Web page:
Ahh, the end of a project. You’re super happy because you’ve produced a piece of work that is functional and beautiful.
At this time, many designers sit down and fire away an email with the files to their clients right away. Or maybe they send an email setting up a meeting.
Creatives tend to do these things. They simply get excited. They get so excited about their designs that they want their client to see their beautiful work NOW!
But this is seldom a good thing. Once finished you should take a breather (whether your bank account tells you not to). Never just send things out before you’ve protected yourself and the work you’ve done.
You might even have a contract in place, where you got a down payment and maybe even payments when specific milestones were met.
If that’s the case, getting that last payment shouldn’t be a problem right? Well, maybe, maybe not. So why risk that last payment?
The last payment is, after all, often the meatiest one. Being paranoid is, in this case, a good thing.
Even though your client has showed no signs at all of not being able to pay the last instalment, they just might surprise you this time…
It’s all psychology really. Once they product is in their hands, they simply won’t be that motivated to pay you. It’s the same for all of us, like in this Seinfeld sketch:
Your client got nothing to lose right?
The absolute best way to avoid this to happen is to tell your client that, the work is done and that you will release the files once they’ve paid the final instalment.
Simple as that. But it never really is that simple, is it?… I’d bet that most clients just won’t pay you before they’ve seen the final product themselves.
Why? Because they want to feel protected too! They want to make sure that they can ask you for some changes. They want to really approve these final files.
Now we have a dilemma. So how do you ensure that all involved parts feel protected?
You make sure you have a contract in place that clearly outlines that the files will be released after you have received the final payment. Write that contract.
If your client is unwilling to a contract like this, you should probably first think about if you can find a client that trusts you more.
But if that’s not an option (which it often is not) do this:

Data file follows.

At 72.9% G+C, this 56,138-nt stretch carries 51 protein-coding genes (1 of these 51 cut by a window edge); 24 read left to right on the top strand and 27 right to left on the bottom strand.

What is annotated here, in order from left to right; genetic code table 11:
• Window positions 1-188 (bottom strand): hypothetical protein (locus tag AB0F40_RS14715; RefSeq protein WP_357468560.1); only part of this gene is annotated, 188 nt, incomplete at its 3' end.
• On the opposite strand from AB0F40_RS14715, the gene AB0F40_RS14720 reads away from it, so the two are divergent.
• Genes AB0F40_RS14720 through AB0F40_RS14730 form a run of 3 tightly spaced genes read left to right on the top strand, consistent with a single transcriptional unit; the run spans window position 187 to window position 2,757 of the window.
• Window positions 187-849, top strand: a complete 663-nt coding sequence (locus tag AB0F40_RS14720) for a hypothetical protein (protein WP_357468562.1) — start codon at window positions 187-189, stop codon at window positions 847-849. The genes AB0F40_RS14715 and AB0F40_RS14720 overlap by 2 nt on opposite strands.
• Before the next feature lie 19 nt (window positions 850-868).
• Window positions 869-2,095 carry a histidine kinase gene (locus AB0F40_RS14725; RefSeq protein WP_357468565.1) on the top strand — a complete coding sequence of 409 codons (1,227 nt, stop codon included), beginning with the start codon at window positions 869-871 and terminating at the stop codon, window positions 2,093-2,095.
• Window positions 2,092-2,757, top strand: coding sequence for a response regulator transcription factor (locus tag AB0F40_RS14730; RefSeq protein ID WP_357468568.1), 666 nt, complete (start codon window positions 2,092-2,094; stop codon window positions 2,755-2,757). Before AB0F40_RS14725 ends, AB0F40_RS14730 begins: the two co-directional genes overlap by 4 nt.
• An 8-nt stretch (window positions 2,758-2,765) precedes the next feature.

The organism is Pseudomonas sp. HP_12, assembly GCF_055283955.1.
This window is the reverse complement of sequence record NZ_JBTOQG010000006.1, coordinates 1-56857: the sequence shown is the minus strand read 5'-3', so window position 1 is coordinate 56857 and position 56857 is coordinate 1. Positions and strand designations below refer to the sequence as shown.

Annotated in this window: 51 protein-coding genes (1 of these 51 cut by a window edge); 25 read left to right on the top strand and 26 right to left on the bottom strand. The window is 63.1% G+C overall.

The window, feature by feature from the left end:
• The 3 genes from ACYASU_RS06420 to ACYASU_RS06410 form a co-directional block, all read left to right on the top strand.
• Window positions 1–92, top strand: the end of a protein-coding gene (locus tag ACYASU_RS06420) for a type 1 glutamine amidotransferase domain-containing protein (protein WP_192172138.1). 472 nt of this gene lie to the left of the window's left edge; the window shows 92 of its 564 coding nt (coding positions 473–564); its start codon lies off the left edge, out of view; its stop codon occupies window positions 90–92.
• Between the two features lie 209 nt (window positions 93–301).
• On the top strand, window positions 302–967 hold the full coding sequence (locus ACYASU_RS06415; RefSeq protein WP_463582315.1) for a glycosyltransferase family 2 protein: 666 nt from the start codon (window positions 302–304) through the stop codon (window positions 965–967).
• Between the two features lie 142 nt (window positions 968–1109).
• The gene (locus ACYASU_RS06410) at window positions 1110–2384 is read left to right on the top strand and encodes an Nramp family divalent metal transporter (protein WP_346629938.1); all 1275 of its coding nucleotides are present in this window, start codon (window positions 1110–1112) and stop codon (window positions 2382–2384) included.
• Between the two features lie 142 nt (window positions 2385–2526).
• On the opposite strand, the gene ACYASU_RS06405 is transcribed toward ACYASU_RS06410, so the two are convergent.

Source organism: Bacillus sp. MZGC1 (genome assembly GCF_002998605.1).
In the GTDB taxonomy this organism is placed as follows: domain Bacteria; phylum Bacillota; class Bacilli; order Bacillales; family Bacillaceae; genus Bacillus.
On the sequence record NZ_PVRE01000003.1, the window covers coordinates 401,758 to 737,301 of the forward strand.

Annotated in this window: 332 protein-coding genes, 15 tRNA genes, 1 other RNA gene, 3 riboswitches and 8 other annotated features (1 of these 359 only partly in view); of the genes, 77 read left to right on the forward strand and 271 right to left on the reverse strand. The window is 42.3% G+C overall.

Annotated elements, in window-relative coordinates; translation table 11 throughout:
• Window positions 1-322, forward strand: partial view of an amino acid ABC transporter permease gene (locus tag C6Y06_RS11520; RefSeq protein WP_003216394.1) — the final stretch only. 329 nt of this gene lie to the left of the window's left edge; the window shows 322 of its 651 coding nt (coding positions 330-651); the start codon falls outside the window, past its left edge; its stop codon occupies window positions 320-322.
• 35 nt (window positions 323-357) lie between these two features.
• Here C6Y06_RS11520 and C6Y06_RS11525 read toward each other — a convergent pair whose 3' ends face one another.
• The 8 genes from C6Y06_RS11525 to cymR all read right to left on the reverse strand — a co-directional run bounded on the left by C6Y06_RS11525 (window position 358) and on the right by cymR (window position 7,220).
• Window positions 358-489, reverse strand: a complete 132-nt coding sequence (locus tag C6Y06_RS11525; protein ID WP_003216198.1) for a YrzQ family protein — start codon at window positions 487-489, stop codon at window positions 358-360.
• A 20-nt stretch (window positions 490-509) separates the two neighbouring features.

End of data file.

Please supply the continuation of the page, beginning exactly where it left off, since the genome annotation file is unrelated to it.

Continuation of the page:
Watermark your designs. Let the client see your final work but remind them at the same time that they still don’t own the work.
So, give them a clear glimpse – then simply ask them for the payment. Btw, you could do this even though you’ve created the design in HTML/CSS. Just screenshot it and add watermarks.
“But I need to show something for my boss”
Another very common situation is when a client “needs something to show his boss”. A classic.
Usually goes something like this;
At the end of a project, your client calls you and tells you that he needs a finished design ASAP. He needs it to show to his boss or his client. He asks you to, please, have the files ready in a couple of days.
Now, this is tricky because you want to make your client happy. But, you still haven’t received the last payment. Most often because he’s not supposed to pay you just yet, or the last payment is running late.
At this point, excuses usually run wild. “Payment is coming, it takes three days for the bank transfer” “I’ll pay you when the meetings done”, or the classic “our economy guy is away this week”.
A very difficult situation indeed. The project has gone greatly up until now and you don’t want to ruin things now. You should probably just send the poor guy the final files.
If your client needs your work early, they need to understand that they will have to pay. You don’t have to be rude about, just act professionally and tell them you simply can’t release the final product until all payments are up to date.